Rhinoceros poaching is often carried out to obtain the horn, which some people believe acts as an aphrodisiac and panacea. Now, researchers are designing artificially engineered horns in an effort to reduce killings of the animals.
Rhinoceros horns sell for as much as $300,000 each, providing a lucrative market for those who choose to hunt the animals. Pembient, a biotechnology research facility, is looking to save rhinos by creating artificial horns that resemble the natural material in essentially every way.
"We are leveraging advances in biotechnology to fabricate wildlife products, such as rhino horn and elephant ivory, at prices below the levels that induce poaching. Our goal is to replace the illegal wildlife trade, a $20B black market, the fourth largest after drug, arms, and human trafficking, with sustainable commerce," Pembient announced on its Web site.
Pembient makes the horns by 3D-printing them with keratin-based 'ink.' Keratin is a key component of our own hair and nails, but rhino horns contain a special kind of keratin. Scientists at Pembient figured out how to make this rhino keratin in the lab and even tossed some rhino DNA into the mix to make a kertain ink that even a DNA test would not be able to distinguish from real rhino horn material.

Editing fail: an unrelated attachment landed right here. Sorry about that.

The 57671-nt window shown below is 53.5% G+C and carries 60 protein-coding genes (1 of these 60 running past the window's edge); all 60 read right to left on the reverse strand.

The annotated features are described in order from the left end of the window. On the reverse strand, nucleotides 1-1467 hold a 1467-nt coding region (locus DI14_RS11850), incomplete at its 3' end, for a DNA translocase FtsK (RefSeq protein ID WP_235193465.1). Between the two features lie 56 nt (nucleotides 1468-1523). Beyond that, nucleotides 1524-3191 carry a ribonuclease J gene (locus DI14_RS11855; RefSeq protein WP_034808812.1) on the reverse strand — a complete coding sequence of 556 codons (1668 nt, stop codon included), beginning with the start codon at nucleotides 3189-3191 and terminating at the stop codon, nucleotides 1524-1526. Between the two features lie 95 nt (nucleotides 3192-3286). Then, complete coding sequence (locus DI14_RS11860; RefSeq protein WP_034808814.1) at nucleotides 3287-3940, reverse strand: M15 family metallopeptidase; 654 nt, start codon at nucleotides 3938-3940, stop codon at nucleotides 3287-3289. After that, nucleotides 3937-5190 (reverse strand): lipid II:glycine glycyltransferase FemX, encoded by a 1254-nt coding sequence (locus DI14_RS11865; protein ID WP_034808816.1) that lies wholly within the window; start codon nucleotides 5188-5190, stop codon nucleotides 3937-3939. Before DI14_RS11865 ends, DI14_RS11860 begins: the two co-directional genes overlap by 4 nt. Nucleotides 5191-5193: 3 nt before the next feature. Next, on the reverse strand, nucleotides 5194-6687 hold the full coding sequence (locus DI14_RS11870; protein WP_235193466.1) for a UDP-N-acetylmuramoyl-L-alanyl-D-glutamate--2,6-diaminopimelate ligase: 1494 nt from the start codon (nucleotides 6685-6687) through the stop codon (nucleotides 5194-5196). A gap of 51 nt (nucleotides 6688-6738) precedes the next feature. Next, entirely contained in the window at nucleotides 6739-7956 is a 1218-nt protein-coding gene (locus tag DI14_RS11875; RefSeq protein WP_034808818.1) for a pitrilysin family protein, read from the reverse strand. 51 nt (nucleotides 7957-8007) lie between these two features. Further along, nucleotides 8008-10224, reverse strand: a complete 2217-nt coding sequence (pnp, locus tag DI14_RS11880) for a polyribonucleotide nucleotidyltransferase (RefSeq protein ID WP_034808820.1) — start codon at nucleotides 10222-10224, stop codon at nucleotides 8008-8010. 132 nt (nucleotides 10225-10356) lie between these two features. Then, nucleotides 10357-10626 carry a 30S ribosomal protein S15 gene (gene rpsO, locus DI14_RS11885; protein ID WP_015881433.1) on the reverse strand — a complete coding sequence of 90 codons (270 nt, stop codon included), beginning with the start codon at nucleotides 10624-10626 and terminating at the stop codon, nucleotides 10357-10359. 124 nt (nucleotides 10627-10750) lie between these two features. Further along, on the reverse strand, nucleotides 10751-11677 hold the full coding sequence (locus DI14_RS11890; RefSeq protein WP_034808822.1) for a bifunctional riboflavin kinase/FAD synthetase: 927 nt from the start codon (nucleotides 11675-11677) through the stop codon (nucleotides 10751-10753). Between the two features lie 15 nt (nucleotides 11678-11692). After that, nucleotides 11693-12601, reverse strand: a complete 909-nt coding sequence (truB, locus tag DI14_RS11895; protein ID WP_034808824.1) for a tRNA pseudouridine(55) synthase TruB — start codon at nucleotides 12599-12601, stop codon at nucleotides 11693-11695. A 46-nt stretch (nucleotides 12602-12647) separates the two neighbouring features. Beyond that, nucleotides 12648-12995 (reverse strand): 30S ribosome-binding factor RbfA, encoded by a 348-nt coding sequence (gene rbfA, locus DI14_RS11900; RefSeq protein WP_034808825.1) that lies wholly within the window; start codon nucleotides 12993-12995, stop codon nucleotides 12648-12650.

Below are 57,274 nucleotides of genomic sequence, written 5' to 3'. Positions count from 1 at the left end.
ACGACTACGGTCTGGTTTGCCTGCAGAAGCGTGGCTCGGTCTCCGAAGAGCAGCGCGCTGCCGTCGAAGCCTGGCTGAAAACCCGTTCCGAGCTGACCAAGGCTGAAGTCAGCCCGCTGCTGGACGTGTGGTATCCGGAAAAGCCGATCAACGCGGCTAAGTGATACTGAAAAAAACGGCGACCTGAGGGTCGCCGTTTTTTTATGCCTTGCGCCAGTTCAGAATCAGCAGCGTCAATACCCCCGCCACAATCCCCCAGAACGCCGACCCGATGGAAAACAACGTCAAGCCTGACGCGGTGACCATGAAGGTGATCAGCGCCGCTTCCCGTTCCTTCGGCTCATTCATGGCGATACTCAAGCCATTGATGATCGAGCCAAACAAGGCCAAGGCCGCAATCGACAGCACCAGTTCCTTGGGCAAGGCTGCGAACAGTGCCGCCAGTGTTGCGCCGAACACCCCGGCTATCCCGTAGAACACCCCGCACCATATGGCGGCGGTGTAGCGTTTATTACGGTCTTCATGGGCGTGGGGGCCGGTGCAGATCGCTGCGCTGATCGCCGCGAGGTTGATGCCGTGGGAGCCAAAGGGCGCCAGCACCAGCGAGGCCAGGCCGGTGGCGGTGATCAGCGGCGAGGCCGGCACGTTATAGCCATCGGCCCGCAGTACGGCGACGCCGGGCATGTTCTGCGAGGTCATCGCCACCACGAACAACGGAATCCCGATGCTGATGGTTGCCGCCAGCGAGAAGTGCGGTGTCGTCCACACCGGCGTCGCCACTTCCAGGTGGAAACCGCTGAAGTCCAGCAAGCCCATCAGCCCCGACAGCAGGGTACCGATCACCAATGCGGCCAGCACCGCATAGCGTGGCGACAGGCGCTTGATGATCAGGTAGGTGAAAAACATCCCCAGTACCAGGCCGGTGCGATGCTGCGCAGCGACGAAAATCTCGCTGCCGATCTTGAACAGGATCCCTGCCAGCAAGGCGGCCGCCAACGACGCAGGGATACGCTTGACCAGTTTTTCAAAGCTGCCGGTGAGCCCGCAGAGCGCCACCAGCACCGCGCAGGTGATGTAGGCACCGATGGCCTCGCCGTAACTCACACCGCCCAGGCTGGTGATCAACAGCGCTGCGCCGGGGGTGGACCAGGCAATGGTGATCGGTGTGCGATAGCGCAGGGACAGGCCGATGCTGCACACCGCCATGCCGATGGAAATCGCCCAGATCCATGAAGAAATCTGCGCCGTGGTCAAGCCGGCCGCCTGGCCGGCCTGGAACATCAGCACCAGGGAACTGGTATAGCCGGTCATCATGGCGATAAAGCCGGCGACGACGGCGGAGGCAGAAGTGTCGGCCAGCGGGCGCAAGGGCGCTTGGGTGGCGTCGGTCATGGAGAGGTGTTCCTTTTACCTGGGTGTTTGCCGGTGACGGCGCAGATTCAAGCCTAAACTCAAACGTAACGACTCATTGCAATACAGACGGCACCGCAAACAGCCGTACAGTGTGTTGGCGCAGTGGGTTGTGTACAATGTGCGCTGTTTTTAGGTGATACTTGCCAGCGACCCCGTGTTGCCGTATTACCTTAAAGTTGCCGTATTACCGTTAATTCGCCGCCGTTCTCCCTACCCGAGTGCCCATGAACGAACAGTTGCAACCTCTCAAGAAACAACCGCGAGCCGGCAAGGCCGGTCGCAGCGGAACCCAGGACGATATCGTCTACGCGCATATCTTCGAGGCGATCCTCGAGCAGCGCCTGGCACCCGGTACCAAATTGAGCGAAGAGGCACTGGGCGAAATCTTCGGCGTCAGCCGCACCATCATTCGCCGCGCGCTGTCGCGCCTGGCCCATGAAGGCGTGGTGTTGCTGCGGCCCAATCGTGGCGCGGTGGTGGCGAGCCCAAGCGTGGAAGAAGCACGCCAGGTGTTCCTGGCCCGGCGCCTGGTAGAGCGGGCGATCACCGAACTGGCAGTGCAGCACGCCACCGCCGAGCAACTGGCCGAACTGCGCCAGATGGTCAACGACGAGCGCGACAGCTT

The western black rhino went extinct in 2011. The five remaining rhino species are all classified as either critically endangered or threatened on the ICUN Red List of Threatened Species.
If Pembient is successful, it will flood the black market with artificial rhino horn. This could have a twofold effect, making it impossible to tell the bioengineered horns from natural horns, and lowering the price of the horns, reducing the drive to poach the rare animals.
Vietnam is one of the largest markets for rhino horn, where a percentage of the population touts the idea that the substance can ward off the negative health effects of drinking alcohol, and cure cancers. There is also a major market for the products in China.
In South Africa, 1,215 rhinos were killed in 2014, a rate of one death every eight hours.
"This poaching is by no means isolated to South Africa, rhino poaching is surging across the entire African continent, and is a constant threat to the smaller rhino populations in Asia .... For example, in early November 2014, Kenya reported that it had lost 33 rhinos to poaching since the start of the year," Save the Rhino reported.
Stricter laws and better enforcement of regulations has resulted in rhino populations recovering slightly over the last few years. In 2010, 165 people were arrested for poaching rhinos, a number which rose to 386 arrests in 2014. However, the high prices criminals are able to get in the black market for the horns provides incentive for the use of high-technology devices to kill the animals and help elude capture by authorities.